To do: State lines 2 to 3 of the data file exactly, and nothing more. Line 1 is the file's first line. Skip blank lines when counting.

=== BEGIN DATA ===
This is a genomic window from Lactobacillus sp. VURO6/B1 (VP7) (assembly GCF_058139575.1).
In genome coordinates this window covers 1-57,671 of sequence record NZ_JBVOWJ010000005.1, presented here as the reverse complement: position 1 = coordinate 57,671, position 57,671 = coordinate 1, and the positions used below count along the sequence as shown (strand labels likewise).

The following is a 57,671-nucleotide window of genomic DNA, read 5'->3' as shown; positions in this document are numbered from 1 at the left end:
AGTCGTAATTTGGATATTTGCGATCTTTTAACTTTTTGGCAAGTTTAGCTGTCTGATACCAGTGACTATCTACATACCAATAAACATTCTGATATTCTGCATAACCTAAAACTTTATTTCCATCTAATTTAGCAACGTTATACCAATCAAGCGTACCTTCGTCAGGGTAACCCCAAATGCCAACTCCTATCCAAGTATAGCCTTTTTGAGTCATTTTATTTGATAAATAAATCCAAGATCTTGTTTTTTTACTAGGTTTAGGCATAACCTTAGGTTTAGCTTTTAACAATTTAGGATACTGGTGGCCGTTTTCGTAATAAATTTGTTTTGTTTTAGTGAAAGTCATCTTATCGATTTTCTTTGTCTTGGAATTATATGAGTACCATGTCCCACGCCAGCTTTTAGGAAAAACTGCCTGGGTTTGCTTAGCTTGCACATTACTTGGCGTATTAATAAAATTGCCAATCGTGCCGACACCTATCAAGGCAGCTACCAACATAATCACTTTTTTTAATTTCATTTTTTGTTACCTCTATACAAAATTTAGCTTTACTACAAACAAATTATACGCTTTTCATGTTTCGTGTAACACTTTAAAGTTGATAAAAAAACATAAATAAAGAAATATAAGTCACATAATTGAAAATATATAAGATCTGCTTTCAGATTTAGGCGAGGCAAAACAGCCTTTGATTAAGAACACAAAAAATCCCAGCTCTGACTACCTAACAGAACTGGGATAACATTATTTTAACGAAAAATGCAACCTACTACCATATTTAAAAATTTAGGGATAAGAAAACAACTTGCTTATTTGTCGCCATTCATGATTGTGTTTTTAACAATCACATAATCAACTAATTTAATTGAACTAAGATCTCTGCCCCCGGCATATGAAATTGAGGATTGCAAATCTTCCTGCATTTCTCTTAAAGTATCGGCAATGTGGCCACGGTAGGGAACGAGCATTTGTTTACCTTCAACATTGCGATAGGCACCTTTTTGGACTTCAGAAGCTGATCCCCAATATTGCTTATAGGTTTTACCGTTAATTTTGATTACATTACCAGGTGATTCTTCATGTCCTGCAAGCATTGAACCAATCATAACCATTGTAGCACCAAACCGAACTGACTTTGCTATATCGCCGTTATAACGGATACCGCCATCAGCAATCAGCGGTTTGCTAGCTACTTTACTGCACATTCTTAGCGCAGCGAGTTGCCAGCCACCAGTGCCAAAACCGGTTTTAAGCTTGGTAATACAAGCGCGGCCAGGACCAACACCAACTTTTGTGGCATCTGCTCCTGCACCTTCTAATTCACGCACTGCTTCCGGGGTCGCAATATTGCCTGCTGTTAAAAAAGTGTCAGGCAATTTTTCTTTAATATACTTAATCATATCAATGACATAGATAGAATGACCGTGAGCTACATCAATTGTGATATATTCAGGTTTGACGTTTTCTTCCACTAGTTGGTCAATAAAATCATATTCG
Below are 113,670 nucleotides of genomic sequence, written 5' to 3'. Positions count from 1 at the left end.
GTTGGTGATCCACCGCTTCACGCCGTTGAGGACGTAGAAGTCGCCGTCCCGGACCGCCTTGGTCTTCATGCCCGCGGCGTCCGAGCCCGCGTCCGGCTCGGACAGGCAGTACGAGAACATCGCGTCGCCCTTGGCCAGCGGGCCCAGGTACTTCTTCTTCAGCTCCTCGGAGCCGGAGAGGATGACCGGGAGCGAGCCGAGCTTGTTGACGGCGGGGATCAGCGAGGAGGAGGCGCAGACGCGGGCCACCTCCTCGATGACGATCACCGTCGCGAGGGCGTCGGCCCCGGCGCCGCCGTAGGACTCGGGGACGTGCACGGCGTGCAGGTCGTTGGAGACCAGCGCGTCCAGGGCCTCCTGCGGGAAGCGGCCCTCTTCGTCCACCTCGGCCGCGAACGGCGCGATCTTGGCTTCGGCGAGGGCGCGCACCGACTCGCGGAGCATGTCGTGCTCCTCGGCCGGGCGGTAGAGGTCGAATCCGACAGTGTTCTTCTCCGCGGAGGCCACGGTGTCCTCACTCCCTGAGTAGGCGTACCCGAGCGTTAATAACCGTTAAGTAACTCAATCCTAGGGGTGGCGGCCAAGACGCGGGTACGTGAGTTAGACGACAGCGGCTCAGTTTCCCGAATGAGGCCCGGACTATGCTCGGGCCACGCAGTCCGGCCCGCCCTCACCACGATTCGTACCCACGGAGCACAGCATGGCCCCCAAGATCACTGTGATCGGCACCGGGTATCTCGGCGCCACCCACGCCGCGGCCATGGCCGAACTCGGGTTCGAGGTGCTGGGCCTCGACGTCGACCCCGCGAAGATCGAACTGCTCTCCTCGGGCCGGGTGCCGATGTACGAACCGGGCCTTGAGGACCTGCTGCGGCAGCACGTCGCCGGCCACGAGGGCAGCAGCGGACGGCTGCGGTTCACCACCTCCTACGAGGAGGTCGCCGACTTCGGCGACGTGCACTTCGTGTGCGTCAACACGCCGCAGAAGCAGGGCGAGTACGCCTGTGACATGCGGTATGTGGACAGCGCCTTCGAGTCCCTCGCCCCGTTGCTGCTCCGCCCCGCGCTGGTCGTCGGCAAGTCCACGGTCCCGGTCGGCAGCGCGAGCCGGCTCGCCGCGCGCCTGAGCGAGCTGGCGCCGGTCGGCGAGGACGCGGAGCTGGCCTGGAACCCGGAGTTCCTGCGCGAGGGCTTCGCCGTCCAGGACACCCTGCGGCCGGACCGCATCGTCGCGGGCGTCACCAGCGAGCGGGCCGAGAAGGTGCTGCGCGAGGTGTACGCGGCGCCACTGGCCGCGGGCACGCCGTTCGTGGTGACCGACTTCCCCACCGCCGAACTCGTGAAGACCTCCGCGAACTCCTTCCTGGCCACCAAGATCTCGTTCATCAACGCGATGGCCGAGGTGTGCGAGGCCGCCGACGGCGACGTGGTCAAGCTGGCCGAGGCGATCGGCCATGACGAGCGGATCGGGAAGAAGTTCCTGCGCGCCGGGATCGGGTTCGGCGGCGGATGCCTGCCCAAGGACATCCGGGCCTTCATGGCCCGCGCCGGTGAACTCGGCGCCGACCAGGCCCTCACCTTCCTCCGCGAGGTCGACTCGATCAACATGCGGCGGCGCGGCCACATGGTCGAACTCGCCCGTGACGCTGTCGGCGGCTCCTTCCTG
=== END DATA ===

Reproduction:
In genome coordinates this window covers 1-57,671 of sequence record NZ_JBVOWJ010000005.1, presented here as the reverse complement: position 1 = coordinate 57,671, position 57,671 = coordinate 1, and the positions used below count along the sequence as shown (strand labels likewise).

The following is a 57,671-nucleotide window of genomic DNA, read 5'->3' as shown; positions in this document are numbered from 1 at the left end: